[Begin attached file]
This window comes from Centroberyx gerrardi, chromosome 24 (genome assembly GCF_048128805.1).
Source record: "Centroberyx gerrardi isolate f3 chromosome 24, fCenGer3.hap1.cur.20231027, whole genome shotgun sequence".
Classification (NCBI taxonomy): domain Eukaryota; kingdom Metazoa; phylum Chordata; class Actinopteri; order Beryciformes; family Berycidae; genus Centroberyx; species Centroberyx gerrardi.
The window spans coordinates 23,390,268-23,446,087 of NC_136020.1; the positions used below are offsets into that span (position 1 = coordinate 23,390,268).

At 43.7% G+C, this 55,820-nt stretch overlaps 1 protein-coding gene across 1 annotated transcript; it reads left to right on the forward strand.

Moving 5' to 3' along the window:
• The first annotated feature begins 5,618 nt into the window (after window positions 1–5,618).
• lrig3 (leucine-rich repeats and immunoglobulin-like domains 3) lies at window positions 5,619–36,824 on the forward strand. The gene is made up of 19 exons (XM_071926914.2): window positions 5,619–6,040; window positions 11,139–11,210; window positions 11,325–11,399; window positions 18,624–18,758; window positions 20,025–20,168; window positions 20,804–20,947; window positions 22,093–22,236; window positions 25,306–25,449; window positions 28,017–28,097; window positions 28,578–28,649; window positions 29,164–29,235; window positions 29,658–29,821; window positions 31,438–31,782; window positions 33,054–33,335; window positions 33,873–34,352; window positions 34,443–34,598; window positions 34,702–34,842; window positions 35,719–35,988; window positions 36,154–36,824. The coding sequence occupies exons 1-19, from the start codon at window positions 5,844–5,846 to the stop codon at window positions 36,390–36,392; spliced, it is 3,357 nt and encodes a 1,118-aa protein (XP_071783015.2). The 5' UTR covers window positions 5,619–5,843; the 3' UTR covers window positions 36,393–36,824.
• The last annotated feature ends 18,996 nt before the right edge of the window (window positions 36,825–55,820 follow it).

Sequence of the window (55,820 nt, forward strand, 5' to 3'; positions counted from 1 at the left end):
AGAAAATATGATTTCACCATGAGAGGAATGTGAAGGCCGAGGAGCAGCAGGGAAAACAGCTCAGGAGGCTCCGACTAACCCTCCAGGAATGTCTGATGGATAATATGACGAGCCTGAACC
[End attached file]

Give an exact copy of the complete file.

This window comes from Centroberyx gerrardi, chromosome 24 (genome assembly GCF_048128805.1).
Source record: "Centroberyx gerrardi isolate f3 chromosome 24, fCenGer3.hap1.cur.20231027, whole genome shotgun sequence".
Classification (NCBI taxonomy): domain Eukaryota; kingdom Metazoa; phylum Chordata; class Actinopteri; order Beryciformes; family Berycidae; genus Centroberyx; species Centroberyx gerrardi.
The window spans coordinates 23,390,268-23,446,087 of NC_136020.1; the positions used below are offsets into that span (position 1 = coordinate 23,390,268).

At 43.7% G+C, this 55,820-nt stretch overlaps 1 protein-coding gene across 1 annotated transcript; it reads left to right on the forward strand.

Moving 5' to 3' along the window:
• The first annotated feature begins 5,618 nt into the window (after window positions 1–5,618).
• lrig3 (leucine-rich repeats and immunoglobulin-like domains 3) lies at window positions 5,619–36,824 on the forward strand. The gene is made up of 19 exons (XM_071926914.2): window positions 5,619–6,040; window positions 11,139–11,210; window positions 11,325–11,399; window positions 18,624–18,758; window positions 20,025–20,168; window positions 20,804–20,947; window positions 22,093–22,236; window positions 25,306–25,449; window positions 28,017–28,097; window positions 28,578–28,649; window positions 29,164–29,235; window positions 29,658–29,821; window positions 31,438–31,782; window positions 33,054–33,335; window positions 33,873–34,352; window positions 34,443–34,598; window positions 34,702–34,842; window positions 35,719–35,988; window positions 36,154–36,824. The coding sequence occupies exons 1-19, from the start codon at window positions 5,844–5,846 to the stop codon at window positions 36,390–36,392; spliced, it is 3,357 nt and encodes a 1,118-aa protein (XP_071783015.2). The 5' UTR covers window positions 5,619–5,843; the 3' UTR covers window positions 36,393–36,824.
• The last annotated feature ends 18,996 nt before the right edge of the window (window positions 36,825–55,820 follow it).

Sequence of the window (55,820 nt, forward strand, 5' to 3'; positions counted from 1 at the left end):
AGAAAATATGATTTCACCATGAGAGGAATGTGAAGGCCGAGGAGCAGCAGGGAAAACAGCTCAGGAGGCTCCGACTAACCCTCCAGGAATGTCTGATGGATAATATGACGAGCCTGAACC